By Dr. Howard Gauthier
I hope you had a great Thanksgiving! For many of you it meant coaching your team, working game management, or having some down time. With Christmas coming soon, and then New Years, many people decide to take some time away from their job search. This is a good thing, right? It is for you!
Many people do take the holidays off from their job search because they reason that nobody is hiring. And once the New Year rolls around, they’ll pick their search up again. This is a good thing for you because people are hiring. Take a look at the jobs listed in our current newsletter. The jobs range from every division and nearly every type of job. And if people are taking a month, or so, off from their job search, that means fewer applicants and less competition for each position.
Couple this reduced competition, along with the networking opportunities available during this time of year, and the holidays become a great time for you to be active in the job market. Below are six thoughts to consider as we approach Christmas and New Years:
- Stay Active in the Job Search Process – Remember that competition for each job is significantly reduced during this time of year. Be the exception and continue to work your job search campaign.
- The Holiday Season offers Networking Opportunities – This is because of the large number of parties, gatherings, and functions. Take advantage of these opportunities but do it gracefully so you don’t appear to be using these events as your mini-job search campaign.
- Be Intentional in Building Relationships – One of your main focuses needs to be on building positive relationships with colleagues. You will want to be purposeful in developing these relationships, yet be sincere in wanting to get to know them. This means you should be very outgoing and friendly during the events, but don’t continue to look over their shoulder for the next person you can talk to. Stay in the moment and build a relationship.
- Your Image Counts – Look professional and don’t come to the Christmas party dressed as Santa. It’s great to have fun during these events, but whether you like it or not, you’re being judged. People draw conclusions about you based on how you look, what you say, and what you do. This doesn’t mean you shouldn’t have fun; it just means that you shouldn’t take crazy pictures and post them on Facebook or grab the mic and make a fool out of yourself.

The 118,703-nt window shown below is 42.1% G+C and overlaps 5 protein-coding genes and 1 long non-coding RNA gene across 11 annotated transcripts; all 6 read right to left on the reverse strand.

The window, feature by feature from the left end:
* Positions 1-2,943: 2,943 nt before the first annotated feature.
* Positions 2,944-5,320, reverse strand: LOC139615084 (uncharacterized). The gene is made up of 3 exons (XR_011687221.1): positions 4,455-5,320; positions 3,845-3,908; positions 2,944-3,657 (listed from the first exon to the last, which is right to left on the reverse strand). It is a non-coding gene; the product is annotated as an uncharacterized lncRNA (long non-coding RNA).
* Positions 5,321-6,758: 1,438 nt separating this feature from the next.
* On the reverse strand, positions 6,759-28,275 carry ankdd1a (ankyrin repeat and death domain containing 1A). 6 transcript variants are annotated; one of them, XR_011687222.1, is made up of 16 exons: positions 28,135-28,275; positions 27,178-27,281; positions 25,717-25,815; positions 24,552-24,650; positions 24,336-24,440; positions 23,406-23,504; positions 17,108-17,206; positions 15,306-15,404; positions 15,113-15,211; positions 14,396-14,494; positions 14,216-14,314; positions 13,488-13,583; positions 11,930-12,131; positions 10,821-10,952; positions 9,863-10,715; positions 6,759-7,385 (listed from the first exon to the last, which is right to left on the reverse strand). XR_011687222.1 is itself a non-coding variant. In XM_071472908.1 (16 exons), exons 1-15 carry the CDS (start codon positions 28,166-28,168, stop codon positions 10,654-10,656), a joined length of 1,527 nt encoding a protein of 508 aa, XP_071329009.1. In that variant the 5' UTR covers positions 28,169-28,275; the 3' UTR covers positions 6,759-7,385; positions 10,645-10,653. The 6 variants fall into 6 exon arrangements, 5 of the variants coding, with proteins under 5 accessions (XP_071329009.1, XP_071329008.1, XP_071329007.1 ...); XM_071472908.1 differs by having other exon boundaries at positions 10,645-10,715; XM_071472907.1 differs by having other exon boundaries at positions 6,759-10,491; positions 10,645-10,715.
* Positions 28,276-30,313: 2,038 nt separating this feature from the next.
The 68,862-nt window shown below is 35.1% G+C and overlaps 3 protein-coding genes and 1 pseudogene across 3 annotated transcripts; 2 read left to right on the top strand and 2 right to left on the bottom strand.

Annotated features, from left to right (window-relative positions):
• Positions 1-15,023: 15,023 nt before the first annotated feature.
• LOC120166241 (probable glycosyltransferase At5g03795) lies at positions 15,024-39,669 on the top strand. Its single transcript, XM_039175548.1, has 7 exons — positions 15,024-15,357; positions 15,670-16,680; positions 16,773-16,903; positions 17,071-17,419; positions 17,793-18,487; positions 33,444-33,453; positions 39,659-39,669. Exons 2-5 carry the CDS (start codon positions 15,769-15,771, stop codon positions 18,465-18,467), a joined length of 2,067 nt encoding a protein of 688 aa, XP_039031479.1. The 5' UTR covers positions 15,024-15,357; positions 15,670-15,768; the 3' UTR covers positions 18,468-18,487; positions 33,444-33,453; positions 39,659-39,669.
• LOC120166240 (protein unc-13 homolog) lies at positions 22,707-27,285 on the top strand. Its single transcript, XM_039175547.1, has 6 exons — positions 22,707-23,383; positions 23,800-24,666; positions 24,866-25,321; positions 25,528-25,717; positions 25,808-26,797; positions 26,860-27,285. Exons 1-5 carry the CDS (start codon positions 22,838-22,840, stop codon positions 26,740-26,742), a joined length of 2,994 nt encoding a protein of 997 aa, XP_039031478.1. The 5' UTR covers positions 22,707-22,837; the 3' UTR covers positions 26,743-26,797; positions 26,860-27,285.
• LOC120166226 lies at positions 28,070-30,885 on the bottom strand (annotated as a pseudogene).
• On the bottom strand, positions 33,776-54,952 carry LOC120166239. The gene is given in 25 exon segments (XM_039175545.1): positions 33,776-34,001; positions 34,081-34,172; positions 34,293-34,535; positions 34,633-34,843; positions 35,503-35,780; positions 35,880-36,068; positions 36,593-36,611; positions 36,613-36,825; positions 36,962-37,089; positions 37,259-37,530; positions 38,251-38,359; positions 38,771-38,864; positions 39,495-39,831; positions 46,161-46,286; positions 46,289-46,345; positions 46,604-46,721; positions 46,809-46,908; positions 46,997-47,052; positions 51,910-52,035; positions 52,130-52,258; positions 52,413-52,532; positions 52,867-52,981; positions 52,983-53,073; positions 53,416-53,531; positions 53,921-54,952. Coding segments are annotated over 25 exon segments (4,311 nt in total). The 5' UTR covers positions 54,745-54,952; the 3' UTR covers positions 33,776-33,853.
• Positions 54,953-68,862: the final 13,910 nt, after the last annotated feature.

- Don’t Overdo the Punch – Have fun at the parties but don’t over do it. Your brand and reputation are on the line.
- Know the Job Search Process – A job search goal that is easy for you to accomplish during this time of year is to brush up on your job search skills. Know what your skills and abilities are. Have your sales pitch written out, practiced, and down pat. Perfect your resume and cover letter. Write out and practice your answers to interview questions. Practice telling stories. In other words, read and prepare for all five stages of the job search process. When asked what you’d like for Christmas, you might want to consider a new suit, new dress shoes, or a book on the elements that are associated with the job search process.
Remember, ultimately the job will go to the candidate who is prepared and who effectively executes the basics of the job interview process. In all you do, you will want to EXECUTE FOR SUCCESS!
Howard Gauthier is an Associate Professor of Athletic Administration at Idaho State University. He is a former collegiate athletic director and collegiate basketball coach. He is also an author of 9 books. Check out his book, Getting Hired In College Sports – 2nd Edition at www.sportscareersinstitute.com or his new book Execute for Success at www.execute4success.com.
Be Prepared For Your Interview
In Getting Hired In College Sports you will discover:
- The types of jobs that exist in college sports
- How to plan and navigate your career
- How to create an effective job search campaign
- The proper way to create an effective resume, cover letter, and sales pitch
- How to properly brand yourself
- Techniques and strategies to prepare for your interview
- How to properly prepare yourself for the five types of interview questions
- How to properly follow-up after the interview in order to influence the decision of the hiring manager
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“I have recommended this book to many aspiring sports administrators. A must read for anyone whom has a goal of working in athletic administration”
Director of Athletics
Sonoma State University